1972 American Samoan legislative election

Legislative elections were held in American Samoa on 7 November 1972, alongside a referendum on electing the Governor.[1]

AftermathEdit

Following the elections, Governor John Morse Haydon was called before a Civil Service Commission tribunal, having been charged with attempting to influence the elections by telling voters not to vote for non-Samoan candidates (of which there was only one in the election, Wilbur Reine in Manu'a).[2][3] When interviewed on the WVUV radio station prior to the elections, Haydon had said he could not give his views on individual candidates as he was bound by the Hatch Act, but that he thought it would be a "very serious mistake" for voters to elect a non-Samoan during the transition to self-government.[1] The tribunal ruled that Haydon had not violated the Hatch Act as the intervention was limited to a single interview and had not used his influence over subordinates, and that in borderline cases the First Amendment required ruling in favor of the defendant.[1]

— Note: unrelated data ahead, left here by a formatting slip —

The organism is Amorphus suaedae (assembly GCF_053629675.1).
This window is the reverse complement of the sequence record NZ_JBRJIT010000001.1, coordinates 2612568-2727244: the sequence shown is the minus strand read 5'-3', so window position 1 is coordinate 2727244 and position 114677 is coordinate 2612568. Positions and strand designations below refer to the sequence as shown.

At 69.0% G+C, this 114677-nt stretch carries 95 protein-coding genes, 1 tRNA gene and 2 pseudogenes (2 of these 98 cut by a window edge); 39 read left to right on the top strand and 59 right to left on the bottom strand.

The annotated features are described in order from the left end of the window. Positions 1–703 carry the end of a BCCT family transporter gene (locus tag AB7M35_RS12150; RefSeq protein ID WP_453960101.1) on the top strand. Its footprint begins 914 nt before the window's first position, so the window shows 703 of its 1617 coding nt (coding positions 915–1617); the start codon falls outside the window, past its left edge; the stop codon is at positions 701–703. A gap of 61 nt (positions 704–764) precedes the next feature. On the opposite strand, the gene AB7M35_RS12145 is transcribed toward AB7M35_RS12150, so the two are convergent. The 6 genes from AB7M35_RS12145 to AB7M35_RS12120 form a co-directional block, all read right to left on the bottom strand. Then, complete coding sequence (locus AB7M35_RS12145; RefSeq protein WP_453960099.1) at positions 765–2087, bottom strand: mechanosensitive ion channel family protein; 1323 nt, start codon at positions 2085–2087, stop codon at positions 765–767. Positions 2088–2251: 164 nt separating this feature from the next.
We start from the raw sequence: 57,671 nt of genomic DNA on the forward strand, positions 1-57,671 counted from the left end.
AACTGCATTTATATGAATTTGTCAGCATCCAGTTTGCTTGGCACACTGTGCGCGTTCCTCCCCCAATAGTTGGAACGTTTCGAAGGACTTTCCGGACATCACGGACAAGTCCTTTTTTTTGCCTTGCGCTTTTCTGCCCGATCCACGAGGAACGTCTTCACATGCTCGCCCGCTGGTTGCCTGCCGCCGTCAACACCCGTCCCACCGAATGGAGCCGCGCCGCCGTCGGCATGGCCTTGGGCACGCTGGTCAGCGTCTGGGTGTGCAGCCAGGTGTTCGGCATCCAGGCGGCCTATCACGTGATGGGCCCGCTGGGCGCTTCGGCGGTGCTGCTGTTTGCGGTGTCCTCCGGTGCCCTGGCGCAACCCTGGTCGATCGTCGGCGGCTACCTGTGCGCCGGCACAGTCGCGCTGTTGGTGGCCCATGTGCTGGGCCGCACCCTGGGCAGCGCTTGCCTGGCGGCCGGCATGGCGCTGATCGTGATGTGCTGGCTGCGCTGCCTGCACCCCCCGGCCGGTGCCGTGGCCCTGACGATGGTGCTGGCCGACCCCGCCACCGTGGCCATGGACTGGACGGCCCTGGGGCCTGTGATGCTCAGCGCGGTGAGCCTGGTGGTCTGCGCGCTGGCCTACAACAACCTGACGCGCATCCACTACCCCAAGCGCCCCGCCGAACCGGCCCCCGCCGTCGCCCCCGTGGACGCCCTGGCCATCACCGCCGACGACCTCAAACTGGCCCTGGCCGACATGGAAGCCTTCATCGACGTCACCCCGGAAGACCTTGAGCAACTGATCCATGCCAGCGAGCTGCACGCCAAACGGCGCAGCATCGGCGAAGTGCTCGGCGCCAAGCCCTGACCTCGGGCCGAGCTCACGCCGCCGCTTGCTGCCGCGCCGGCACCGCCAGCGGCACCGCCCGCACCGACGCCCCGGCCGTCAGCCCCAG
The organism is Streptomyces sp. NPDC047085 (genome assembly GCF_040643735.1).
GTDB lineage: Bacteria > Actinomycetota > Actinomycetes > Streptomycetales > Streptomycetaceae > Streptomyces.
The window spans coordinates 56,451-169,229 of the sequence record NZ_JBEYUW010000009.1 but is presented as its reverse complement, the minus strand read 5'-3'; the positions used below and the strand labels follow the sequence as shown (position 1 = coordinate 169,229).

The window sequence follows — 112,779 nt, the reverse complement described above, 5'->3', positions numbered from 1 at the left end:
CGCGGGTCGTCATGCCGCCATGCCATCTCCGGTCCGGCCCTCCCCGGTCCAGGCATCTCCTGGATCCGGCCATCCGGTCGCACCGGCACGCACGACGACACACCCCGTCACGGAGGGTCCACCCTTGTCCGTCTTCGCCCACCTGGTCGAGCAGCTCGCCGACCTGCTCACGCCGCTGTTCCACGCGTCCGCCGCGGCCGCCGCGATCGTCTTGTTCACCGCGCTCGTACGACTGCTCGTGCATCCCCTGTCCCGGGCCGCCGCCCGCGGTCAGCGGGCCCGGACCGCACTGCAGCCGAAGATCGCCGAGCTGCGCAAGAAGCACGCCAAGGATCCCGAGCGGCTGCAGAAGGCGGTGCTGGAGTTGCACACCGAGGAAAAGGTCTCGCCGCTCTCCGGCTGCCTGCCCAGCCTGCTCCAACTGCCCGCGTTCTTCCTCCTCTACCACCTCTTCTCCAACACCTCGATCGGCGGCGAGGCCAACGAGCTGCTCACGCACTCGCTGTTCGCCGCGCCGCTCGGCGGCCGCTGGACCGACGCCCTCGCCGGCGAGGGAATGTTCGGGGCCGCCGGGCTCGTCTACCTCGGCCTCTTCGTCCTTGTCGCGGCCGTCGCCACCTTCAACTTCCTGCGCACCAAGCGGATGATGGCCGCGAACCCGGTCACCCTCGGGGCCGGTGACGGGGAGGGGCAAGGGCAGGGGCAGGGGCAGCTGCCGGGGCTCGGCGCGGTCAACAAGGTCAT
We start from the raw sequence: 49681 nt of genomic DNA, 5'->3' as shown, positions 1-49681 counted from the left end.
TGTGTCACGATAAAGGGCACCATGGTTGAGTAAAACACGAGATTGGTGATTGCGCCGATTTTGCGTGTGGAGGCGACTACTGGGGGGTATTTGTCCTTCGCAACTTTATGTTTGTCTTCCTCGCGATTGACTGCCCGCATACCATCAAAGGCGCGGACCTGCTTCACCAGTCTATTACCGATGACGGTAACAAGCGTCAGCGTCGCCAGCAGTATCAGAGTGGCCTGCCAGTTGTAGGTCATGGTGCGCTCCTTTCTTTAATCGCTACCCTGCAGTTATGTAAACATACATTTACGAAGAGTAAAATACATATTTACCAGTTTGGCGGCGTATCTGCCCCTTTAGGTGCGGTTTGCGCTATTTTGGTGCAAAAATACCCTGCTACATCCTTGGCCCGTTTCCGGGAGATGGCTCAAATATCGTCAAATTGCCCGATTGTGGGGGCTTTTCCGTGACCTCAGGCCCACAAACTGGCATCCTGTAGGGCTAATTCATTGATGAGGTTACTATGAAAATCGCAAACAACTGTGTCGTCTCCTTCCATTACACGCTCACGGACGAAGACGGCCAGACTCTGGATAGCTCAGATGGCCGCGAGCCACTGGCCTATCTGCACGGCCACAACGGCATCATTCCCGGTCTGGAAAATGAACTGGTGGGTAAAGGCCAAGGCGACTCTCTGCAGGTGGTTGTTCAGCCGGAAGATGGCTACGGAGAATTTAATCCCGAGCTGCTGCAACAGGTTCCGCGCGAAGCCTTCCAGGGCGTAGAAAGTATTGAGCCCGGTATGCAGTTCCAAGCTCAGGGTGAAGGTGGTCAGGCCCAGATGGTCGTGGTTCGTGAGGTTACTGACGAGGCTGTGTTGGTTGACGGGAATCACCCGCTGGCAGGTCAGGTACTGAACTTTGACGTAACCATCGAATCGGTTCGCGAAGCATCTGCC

ReferencesEdit

  1. ^ a b c Current Problems in American Samoa, United States Congress, pp. 103–112
  2. ^ "American Samoa hatches its own mini-Watergate". Pacific Islands Monthly, November 1973, p. 8.
  3. ^ "Tough for big fish". Pacific Islands Monthly, October 1973, p. 14.